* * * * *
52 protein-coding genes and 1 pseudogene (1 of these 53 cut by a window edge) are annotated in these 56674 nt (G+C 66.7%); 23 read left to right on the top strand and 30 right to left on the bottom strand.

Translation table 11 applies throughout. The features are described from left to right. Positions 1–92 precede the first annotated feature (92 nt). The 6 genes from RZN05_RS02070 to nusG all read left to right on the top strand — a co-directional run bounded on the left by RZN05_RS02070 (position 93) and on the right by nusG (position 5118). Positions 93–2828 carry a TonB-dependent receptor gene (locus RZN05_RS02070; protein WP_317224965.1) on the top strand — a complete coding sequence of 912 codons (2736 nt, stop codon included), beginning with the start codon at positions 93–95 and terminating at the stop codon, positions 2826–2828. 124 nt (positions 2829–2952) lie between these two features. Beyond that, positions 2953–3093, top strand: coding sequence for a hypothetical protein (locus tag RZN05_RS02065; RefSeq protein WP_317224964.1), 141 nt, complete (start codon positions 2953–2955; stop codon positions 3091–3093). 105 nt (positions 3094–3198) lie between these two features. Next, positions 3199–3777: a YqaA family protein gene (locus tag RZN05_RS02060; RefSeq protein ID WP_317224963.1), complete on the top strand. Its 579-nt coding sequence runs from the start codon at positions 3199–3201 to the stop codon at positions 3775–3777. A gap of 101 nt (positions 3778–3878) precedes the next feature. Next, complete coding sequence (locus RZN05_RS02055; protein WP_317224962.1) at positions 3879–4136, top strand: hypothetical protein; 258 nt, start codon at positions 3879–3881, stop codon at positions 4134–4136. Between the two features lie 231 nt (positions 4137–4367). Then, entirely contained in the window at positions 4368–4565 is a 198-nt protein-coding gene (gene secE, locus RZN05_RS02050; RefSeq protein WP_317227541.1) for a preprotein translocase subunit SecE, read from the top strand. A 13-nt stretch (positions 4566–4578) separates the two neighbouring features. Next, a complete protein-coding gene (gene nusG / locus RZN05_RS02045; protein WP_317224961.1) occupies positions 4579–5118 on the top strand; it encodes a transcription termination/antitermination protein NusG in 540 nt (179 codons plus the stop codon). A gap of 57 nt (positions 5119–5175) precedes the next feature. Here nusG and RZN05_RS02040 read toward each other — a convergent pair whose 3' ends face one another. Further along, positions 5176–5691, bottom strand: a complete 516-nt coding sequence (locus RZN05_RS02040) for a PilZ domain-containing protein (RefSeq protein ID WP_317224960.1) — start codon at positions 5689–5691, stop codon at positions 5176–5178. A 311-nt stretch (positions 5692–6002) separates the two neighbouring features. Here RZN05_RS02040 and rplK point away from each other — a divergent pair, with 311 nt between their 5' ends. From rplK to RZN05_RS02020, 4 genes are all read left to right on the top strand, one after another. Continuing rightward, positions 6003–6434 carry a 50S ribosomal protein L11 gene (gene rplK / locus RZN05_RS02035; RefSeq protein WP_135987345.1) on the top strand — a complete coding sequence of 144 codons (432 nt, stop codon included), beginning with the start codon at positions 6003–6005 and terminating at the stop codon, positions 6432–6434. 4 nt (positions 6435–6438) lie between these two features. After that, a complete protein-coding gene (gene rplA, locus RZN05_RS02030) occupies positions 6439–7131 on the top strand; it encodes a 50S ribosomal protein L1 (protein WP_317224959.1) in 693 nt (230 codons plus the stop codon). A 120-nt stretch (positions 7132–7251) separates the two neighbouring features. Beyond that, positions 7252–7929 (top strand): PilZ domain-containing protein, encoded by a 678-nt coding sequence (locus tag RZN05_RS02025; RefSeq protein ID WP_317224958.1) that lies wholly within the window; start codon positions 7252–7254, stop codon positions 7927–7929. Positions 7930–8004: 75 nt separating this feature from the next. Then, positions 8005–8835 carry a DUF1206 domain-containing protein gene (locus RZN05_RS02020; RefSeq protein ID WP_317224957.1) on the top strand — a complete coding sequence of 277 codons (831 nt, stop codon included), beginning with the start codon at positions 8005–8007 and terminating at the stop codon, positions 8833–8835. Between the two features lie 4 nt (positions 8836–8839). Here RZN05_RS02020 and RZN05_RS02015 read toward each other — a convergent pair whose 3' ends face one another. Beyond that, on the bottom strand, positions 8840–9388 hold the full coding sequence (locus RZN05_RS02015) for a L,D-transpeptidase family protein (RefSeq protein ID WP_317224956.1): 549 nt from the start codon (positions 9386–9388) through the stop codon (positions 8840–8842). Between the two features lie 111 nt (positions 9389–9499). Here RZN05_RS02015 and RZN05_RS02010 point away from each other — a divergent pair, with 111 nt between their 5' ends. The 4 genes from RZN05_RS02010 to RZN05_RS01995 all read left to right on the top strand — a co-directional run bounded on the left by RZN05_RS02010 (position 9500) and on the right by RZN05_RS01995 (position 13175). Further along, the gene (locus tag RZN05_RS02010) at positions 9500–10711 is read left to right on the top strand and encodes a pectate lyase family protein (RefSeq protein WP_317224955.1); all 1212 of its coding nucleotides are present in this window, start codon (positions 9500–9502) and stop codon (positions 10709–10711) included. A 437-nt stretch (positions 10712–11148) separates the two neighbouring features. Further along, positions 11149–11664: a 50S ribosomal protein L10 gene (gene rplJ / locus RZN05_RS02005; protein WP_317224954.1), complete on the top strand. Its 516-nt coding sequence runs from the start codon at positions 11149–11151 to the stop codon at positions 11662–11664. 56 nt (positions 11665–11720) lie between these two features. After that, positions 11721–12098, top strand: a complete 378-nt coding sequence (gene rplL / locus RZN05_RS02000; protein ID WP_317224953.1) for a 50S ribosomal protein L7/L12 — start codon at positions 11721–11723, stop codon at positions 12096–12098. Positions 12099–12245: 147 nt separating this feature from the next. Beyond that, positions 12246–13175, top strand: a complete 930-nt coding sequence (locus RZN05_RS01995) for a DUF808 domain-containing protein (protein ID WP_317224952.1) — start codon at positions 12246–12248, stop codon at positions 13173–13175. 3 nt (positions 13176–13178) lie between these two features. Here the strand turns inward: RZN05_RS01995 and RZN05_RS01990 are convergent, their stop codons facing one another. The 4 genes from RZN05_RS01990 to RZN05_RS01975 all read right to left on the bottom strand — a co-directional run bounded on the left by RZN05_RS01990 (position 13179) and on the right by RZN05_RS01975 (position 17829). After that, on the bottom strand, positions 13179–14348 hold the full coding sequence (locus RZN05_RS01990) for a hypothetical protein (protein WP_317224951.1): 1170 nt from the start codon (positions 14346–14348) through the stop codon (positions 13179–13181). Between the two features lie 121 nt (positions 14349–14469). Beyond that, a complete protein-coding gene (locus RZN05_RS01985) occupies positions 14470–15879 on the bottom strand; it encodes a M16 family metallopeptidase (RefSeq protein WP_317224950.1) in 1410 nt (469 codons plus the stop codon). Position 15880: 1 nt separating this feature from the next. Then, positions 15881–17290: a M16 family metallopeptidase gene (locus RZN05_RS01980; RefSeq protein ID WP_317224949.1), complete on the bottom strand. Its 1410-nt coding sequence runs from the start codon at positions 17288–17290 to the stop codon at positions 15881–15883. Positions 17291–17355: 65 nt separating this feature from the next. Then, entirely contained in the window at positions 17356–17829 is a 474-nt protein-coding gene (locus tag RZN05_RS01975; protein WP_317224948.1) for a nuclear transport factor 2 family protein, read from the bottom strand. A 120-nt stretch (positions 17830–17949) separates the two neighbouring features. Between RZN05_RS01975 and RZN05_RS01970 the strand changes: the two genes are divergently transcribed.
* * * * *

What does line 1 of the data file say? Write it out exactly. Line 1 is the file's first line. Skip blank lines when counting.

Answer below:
52 protein-coding genes and 1 pseudogene (1 of these 53 cut by a window edge) are annotated in these 56674 nt (G+C 66.7%); 23 read left to right on the top strand and 30 right to left on the bottom strand.